Arbitration/Mediation/lease agreement and sudden eviction
I am in AZ. I have leased a storage unit since 2005. I have always been given the option to pay for one year in advance for a 10% discount. Two years ago a new owner took over and allowed the same terms.
This year in 1/1/2014, I received a bill which allowed me to pay the annual payment as usual. The check for 12 months was cashed 1/16/14. I received a registered letter dated 2/5/14 due to construction, remodeling and other purposes we must vacate our unit by 4/7/14.
Our lease says "the lease will be renewed on a month to month, quarterly or years bases (depending upon payment method chosen). Either party may terminate this agreement upon given written notice of (30) thirty days"
Question - Since they cashed my check, didn't return my money with the eviction notice, didn't even acknowledge having a year of rent payment, can they legally evict me before the end of my 12 months paid period?
Loss of this storage unit right now would be a financial hardship as comparable unit size and cost are not available in this area.
I would appreciate your thoughts on this matter.
Thank you for your question!
Sorry for the delay, I was away this past weekend.
If you have looked at some of my previous answers you may know that I always advise questioners that mediators act as neutral third parties to disputes and never "get involved" in judging the merits of conflict, but merely use special techniques to help the parties decide how to negotiate their own settlement.
I am not an attorney and cannot give you legal advice but can respond from my mediation, management and consulting experience. Issues such as yours may certainly have legal ramifications and you may wish to consult an attorney.
My opinion is that because the lease does have a 30 day bilateral termination clause, it is likely that they would prevail in an eviction.
If you wished to try to fight it, you could ask a court for a temporary restraining order (TRO) as you have paid for the year and your payment has been accepted. You could try to argue that the 30 day clause applies to month-to-month renters, but that you have a binding contract through the term of the lease -- especially since they offer no refund of your rent.
Obviously this would cost you some money to go this route, but perhaps the threat of such a course would be sufficient to motivate them to at least refund your rent and then give you the time you need to secure another accommodation.
In any case I always recommend:
1. Document a chronological timeline noting the creation of the contract, and your performance of it (payments, etc). Also document the rise of the conditions leading to the dissolution and record how this plays out.
2. Review carefully your existing documents and contracts.
3. Look at your legal options. You don't say how much money is involved here but any litigants will incur a large cost to file suit, and you have to count the possible cost to yourself to pay for or defend this. Remember that nearly 90% of lawsuits settle before trial so the question is usually not IF you will settle, but when and at what cost. Disputing parties would be better off to wisely choose a cheaper, faster mediated settlement.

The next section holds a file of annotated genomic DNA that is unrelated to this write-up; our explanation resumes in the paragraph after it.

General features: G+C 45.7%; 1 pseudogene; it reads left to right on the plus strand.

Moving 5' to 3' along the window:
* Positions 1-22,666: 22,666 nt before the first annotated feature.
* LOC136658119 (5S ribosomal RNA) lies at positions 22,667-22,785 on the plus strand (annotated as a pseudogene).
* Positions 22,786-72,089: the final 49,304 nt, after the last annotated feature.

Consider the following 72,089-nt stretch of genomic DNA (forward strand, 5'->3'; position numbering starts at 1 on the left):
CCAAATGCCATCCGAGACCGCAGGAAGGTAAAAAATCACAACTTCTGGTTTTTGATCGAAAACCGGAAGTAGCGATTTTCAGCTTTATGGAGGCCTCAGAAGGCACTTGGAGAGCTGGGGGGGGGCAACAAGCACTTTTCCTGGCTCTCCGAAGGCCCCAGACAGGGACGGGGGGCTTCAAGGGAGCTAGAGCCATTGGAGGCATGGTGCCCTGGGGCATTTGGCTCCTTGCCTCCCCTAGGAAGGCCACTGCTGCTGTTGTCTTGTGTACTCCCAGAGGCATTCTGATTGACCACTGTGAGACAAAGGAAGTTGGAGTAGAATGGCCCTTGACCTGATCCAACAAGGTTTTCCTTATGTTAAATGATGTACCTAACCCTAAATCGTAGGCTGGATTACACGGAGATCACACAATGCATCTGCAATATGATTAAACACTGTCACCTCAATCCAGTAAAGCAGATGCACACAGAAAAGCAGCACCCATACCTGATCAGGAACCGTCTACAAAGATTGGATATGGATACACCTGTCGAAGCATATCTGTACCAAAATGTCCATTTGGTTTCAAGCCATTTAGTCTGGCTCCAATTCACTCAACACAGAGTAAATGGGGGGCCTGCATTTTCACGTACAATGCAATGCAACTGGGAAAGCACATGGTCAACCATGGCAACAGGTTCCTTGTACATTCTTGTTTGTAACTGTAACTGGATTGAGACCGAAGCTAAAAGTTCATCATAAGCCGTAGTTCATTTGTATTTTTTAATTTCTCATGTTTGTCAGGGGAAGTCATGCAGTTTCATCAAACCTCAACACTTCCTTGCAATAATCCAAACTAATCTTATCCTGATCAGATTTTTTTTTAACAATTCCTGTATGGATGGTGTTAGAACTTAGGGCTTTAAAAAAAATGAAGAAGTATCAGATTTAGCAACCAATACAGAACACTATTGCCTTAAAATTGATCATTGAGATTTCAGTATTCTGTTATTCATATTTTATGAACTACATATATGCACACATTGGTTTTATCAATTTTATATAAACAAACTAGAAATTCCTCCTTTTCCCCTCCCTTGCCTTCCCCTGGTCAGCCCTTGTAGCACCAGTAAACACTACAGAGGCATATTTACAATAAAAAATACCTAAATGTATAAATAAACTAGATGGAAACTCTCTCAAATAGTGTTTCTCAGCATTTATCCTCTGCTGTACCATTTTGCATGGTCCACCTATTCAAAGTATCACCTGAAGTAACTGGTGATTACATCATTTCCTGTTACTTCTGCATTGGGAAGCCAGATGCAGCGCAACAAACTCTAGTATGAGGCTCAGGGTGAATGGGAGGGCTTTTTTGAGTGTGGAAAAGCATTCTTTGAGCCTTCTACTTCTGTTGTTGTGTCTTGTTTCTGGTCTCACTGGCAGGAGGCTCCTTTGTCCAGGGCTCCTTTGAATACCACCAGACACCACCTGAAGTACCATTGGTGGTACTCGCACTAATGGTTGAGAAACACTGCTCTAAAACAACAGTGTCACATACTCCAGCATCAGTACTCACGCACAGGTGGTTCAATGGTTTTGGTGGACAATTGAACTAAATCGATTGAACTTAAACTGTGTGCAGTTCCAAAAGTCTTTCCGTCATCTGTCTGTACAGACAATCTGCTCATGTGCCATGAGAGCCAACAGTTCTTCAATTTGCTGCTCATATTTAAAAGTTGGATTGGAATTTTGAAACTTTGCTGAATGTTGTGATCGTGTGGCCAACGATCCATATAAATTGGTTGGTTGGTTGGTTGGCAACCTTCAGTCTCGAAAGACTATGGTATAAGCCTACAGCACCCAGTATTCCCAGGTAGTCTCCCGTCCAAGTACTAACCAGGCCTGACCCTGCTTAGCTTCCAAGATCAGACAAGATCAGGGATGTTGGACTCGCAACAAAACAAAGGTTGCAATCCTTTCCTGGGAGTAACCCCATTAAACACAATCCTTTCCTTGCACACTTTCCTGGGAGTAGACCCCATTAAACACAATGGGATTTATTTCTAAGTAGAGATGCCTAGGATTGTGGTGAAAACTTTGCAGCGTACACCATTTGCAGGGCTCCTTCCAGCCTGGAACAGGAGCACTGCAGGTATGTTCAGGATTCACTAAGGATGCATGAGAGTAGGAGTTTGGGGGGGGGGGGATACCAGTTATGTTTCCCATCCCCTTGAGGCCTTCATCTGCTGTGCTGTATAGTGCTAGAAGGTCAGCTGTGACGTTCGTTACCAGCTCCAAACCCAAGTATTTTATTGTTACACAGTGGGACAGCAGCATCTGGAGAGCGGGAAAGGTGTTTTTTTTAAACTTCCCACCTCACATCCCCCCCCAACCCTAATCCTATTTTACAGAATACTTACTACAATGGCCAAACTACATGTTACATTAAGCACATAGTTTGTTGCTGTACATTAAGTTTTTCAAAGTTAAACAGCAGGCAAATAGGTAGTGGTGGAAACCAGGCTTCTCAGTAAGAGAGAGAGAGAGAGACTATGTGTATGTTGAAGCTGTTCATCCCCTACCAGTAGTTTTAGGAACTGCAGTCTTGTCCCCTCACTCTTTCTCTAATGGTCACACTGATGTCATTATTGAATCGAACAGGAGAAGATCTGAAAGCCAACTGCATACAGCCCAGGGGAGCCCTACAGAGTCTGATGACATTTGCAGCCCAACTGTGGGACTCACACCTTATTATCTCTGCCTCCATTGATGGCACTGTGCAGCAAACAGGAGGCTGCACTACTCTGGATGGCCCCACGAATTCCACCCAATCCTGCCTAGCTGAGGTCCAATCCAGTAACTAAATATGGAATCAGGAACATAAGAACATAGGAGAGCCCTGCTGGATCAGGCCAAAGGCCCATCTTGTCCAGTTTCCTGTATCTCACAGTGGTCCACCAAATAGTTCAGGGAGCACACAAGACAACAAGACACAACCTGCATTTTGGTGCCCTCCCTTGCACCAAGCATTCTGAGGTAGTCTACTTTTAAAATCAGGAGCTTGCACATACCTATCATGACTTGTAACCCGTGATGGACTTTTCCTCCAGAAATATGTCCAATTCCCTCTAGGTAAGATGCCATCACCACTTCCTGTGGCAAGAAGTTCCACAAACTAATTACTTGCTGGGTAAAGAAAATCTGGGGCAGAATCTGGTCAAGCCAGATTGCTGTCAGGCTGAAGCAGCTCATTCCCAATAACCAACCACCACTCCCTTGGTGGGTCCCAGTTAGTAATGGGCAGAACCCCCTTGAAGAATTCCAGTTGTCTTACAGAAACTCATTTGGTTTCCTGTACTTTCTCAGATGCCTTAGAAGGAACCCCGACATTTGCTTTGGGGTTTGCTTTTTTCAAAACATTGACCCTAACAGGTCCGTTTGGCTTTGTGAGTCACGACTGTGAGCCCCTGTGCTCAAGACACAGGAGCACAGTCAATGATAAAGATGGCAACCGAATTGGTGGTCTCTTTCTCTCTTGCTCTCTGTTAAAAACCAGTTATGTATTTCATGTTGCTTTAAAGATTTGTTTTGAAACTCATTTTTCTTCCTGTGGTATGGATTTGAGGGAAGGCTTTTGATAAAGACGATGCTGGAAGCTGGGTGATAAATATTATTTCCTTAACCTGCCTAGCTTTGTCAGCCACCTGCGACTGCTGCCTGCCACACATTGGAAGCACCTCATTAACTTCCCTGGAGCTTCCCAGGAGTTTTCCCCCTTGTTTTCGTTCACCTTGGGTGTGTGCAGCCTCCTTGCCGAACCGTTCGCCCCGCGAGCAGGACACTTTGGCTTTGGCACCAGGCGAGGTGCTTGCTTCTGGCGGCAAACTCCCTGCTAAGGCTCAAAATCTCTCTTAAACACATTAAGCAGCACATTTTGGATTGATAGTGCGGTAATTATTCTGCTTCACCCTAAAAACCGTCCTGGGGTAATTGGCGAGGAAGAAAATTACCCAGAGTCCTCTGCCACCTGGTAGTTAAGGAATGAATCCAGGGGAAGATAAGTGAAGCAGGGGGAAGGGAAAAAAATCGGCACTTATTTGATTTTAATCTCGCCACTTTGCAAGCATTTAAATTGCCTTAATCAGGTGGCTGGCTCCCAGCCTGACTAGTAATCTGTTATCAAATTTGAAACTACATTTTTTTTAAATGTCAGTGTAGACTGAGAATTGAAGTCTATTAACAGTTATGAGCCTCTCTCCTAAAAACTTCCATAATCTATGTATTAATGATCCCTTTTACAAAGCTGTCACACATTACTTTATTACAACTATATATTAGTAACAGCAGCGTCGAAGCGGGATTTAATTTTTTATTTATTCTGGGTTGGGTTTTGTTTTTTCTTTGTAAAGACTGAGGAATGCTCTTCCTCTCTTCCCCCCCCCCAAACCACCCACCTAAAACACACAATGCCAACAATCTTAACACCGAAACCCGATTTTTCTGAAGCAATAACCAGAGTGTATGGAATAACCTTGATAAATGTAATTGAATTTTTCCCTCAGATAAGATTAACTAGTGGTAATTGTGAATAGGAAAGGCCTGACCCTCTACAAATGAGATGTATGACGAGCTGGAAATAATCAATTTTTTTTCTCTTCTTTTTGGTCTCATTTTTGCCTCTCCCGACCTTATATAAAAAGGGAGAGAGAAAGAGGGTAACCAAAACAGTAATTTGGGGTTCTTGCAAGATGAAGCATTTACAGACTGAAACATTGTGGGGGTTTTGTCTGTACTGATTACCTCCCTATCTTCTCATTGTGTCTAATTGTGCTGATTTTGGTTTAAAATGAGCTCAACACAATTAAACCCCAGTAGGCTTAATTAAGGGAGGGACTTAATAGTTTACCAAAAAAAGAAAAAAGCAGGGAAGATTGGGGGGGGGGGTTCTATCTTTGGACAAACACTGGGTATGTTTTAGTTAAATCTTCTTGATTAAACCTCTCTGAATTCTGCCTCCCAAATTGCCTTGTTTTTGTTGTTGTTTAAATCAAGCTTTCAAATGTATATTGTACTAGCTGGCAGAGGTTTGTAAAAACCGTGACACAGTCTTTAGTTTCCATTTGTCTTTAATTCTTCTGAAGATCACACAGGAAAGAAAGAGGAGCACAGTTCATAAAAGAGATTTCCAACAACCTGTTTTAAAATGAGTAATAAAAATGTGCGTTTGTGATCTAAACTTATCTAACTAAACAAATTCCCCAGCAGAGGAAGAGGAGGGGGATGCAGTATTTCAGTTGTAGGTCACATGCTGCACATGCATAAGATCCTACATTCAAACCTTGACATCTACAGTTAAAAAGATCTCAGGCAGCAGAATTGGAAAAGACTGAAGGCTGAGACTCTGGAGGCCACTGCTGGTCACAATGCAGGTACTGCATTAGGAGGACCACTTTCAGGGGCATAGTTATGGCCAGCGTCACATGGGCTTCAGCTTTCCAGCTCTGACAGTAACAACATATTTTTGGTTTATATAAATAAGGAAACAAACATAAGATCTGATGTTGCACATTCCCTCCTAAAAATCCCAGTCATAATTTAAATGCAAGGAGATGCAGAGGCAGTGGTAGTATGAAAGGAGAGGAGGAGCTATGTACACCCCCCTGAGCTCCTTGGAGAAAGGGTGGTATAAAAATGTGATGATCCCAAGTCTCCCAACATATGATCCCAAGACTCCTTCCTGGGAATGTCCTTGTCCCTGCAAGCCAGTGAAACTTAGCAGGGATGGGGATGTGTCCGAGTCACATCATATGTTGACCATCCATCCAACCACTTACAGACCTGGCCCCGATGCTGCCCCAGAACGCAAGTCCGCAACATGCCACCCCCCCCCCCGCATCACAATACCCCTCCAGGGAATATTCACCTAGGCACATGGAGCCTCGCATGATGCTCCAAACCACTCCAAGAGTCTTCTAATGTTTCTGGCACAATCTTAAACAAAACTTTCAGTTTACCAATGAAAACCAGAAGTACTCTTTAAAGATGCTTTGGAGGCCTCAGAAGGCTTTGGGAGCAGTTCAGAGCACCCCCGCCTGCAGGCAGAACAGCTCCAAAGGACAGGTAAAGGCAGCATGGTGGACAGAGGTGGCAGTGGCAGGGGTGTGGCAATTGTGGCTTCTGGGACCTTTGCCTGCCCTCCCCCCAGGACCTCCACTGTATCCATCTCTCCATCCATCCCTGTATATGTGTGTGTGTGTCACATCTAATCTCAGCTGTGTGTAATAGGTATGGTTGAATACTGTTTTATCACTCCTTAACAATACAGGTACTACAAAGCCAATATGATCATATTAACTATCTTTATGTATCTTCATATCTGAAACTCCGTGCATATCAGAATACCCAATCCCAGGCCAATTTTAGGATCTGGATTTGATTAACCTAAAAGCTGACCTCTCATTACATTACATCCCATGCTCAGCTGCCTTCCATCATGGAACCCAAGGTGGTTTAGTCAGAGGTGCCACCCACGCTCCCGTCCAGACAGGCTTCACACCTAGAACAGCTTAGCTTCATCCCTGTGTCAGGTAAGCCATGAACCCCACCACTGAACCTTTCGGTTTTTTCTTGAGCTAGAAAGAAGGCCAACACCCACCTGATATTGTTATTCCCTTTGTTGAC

4. Go see a lawyer. The local Bar Association usually has a referral service that will give you access to an attorney for free. You may wish to understand the legal landscape.
Once you understand where you are and how you got there you are then in a position to work out a settlement.
These are some ideas. Feel free to follow up with additional questions.
For your general information, the pros and cons of the types of dispute resolution methods follows.
Arbitration, Mediation, and Litigation
Arbitration: the referral of a dispute to one or more impartial persons for final and binding determination outside of the judicial system
Benefits of Arbitration:
Confidential, no public record
Limited exchange of documentation, information
Quick, don't have to wait for a court date
Arbitrators have expertise in the subject matter and are trained in conflict resolution
Cheaper than litigation
Preserves business relationships
Negatives of Arbitration
It's often a compromise, no 100% winner
Complex arbitration can be costly
If not satisfied, may litigate the arbitration procedure
Poor results with an unskilled arbitrator
Both parties must agree to cooperate in the process
Mediation: the process by which parties submit their dispute to a neutral third party (the mediator) who works with the parties to reach a settlement of their dispute.
Benefits of Mediation:
Neutral mediator can objectively suggest alternatives not considered before
Parties are directly engaged in negotiating the settlement
Can be quicker than litigation
Less costly than litigation
Preserves business relationships
85% of American Arbitration Association cases mediated find successful solutions
Negatives of Mediation
may not reach a binding decision
Litigation: using the judicial system to resolve disputes
Benefits of litigation:
a clear winner and loser
uses a prescribed set of procedures
more predictable outcomes
Negatives of Litigation:
waiting for court dates can do more harm
usually more expensive than mediation and arbitration
part of the public record